By Tom Veitch, Cam Kennedy & Jim Baikie (Marvel)
I’m sure we’re all familiar with the mythology of Star Wars which – in the UK and thanks to the science fictional nature of time zones – celebrated its 40th anniversary yesterday. What you might not know is that the first sight future fanatics got of its breathtakingly expansive continuity and the mythology-in-the-making way back in 1977 was the premier issue of the Marvel comicbook tie-in.
It hit shelves two weeks before the film launched in cinemas, setting the scene for a legion of kids and beginning a mini-phenomenon which encompassed the initial movie trilogy and expanded those already vast imaginative horizons.
Marvel had an illustrious run with the franchise – nine years’ worth of comics, specials and paperback collections – before the option was left to die.
Comicbook exploits were reinstated in 1993 by Dark Horse Comics who built on the film legacy with numerous superb titles and tales until Disney acquired the rights to Star Wars in 2012.
Around the same time, the home of Donald & Mickey also bought Marvel Comics and before long the original magic was being rekindled…
When Marvel relaunched the enterprise, they included not just a core title but also solo books for the lead stars. Moreover, rather than ignore what had passed between their two bites of the cherry, Disney/Marvel began reissuing the Dark Horse material too.
Amongst the very best of it was a tryptic of miniseries digitally released as one grand adventure under the Star Wars Legend imprint.
Scripted by Tom Veitch, Star Wars: Dark Empire Trilogy is set after the movie Return of the Jedi and comprises two 6-issue miniseries – Dark Empire and Dark Empire II – plus 2-part concluding mini-epic Empire’s End. Also included in this galactic grimoire is full information on all the characters involved courtesy of Star Wars Handbook 3: Dark Empire.
The drama unfolds about ten years after the Battle of Endor and the death and redemption of Darth Vader. Although the Emperor is gone, the war continues.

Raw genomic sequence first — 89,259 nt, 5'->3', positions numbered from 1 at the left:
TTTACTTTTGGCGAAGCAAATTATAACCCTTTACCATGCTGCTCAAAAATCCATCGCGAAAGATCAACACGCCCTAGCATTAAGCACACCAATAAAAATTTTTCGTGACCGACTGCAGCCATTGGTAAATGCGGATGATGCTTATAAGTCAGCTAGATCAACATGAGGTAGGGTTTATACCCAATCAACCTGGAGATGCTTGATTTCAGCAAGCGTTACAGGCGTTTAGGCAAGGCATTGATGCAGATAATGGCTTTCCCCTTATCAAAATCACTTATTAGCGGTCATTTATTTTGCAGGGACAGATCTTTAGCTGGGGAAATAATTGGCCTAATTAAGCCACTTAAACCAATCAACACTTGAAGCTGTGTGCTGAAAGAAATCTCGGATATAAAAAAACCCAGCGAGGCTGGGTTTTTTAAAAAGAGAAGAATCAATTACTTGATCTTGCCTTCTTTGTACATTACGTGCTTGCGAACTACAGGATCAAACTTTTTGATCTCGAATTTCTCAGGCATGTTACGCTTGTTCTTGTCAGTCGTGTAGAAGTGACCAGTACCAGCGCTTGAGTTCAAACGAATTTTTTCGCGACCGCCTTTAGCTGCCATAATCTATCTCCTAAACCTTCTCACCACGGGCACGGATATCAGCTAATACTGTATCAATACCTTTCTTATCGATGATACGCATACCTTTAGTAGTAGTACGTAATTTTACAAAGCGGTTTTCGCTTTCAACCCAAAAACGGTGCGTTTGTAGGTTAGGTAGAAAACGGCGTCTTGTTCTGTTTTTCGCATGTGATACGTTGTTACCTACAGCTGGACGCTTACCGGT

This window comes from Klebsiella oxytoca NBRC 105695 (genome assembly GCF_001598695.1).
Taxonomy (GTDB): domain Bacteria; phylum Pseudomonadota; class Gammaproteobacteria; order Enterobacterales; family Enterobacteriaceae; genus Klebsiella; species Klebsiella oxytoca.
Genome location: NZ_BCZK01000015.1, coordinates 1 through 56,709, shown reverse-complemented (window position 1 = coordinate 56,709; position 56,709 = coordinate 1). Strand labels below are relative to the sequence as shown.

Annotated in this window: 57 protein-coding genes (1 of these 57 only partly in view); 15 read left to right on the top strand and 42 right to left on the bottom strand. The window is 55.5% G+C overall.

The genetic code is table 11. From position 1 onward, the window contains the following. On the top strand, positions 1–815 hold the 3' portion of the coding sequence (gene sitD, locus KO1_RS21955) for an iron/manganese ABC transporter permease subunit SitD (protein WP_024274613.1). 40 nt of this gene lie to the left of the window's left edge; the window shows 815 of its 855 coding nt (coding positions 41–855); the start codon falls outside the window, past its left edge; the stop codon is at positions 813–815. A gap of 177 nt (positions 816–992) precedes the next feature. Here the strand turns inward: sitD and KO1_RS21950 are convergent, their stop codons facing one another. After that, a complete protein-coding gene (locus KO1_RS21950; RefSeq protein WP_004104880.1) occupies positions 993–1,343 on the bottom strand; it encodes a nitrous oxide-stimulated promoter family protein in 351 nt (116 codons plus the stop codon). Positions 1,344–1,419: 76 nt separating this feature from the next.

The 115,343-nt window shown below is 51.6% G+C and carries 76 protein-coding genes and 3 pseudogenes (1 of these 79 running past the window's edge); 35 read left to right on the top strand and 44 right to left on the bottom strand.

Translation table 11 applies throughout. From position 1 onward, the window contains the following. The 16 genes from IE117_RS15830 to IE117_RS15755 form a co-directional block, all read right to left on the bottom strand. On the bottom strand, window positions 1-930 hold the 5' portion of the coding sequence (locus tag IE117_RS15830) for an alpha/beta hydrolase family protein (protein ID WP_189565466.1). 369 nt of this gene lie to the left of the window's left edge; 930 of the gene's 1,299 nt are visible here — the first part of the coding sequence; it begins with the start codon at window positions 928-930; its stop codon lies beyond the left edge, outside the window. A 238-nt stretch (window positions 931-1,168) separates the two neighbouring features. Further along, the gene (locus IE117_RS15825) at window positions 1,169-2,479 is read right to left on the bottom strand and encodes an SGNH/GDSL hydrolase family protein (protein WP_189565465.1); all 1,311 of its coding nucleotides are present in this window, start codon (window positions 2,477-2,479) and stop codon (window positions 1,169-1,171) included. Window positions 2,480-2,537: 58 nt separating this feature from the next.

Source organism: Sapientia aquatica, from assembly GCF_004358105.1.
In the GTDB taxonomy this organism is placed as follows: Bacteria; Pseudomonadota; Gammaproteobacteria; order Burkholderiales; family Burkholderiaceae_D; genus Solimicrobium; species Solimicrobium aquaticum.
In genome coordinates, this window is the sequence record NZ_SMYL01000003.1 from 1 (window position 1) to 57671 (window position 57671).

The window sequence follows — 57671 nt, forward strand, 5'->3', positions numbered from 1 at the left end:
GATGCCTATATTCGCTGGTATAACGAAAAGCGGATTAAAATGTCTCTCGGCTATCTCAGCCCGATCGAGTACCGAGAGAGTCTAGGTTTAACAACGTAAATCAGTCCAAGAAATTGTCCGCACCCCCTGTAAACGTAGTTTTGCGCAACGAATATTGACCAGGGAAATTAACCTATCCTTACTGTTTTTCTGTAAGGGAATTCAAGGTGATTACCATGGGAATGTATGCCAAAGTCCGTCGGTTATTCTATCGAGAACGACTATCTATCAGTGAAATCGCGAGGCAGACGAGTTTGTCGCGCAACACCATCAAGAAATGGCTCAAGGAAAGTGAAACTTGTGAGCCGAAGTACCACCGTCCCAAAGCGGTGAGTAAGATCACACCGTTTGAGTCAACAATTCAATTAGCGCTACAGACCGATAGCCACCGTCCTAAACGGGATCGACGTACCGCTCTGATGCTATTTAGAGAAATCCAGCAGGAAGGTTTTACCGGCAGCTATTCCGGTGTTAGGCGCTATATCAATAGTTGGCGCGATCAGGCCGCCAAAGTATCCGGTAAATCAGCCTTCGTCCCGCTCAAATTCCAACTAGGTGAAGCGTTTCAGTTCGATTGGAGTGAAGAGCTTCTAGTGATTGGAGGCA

The militaristic remnants of the Empire are still battling for every inch of the galaxy. The New Republic is desperately hard-pressed. Han Solo and his wife Leia, although new parents, are as deeply involved as ever, and Luke Skywalker is pushed to ever-more desperate measures as he attempts to destroy the pervasive unleashed evil corrupting the Universe. His solution to rebalance the Force is to revive and rebuild the fabled Jedi Knights…
A mysterious new leader and ingenious new super-weapons are winning the war for the Empire, and the heroes must separate to succeed. As Han and Leia pursue the strategic aspects of the conflict, Luke heads directly to the source and succumbs to the Dark Side when a dead foe returns.
…And Leia’s newly conceived child is destined to become the greatest threat the galaxy has ever faced… Can the heroes reunite before all is lost?
Dark Horse kicked off its entire Star Wars franchise with this supremely moody, action-packed thriller. Cam Kennedy (reuniting with Veitch after previously collaborating on the excellent and peculiar Light and Darkness War), illustrating in his own unique and magnificent manner, provides quirky but reassuringly authentic settings and scenarios for a space opera romp that satisfyingly captures the feel and pace of the cinema versions, whilst building on the canon for Force-starved fanatics everywhere.
Veitch & Kennedy returned in a blaze of glory after the runaway success of Dark Empire with a superb continuation of the further battles of Luke Skywalker, Princess Leia, Han Solo and all those other movie favourites…
The ghost of Emperor Palpatine, deprived of the clone bodies he was incubating to ensure his return to chilling physicality, is intent on possessing the unborn child in Leia’s belly even as his Dark Side lieutenants struggle to become his successor.
The Empire’s last infrastructure remnants are producing more diabolical planet killing weapons to terrorise and subdue the battered, war-weary galaxy.
…And Skywalker has flown off on a wild goose chase in pursuit of lost Jedi survivors. How can the good guys possibly win this time…?
With extreme verve, style and panache, apparently, as this big budget blockbuster fairly rockets along full of tension and invention, with action aplenty and spectacular set pieces for the fans – although it might be a tad bewildering if your Star Wars IQ is limited.
Capping off the gusher of cosmic thrills and chills is the final story-arc of the sequence, Empire’s End, with Jim Baikie replacing Kennedy as artist for a much shorter adventure that wraps up all the plot-threads in a fittingly spectacular if somewhat rushed fashion.
After that true Jedi adepts can enhance their SWIQ by memorising a veritable avalanche of new friends and foes in the data-drenched Star Wars Handbook 3: Dark Empire
and also reacquaint themselves with old favourites – everybody and everything from Boba Fett to the Jedi Holocron…
Even more sheer joy can be experienced by viewing the huge gallery of covers from the individual issues as originally painted by Dave Dorman.
Unchallenging fun, beautiful pictures, and an utter delight for devotees of a galaxy not so very far, far away.
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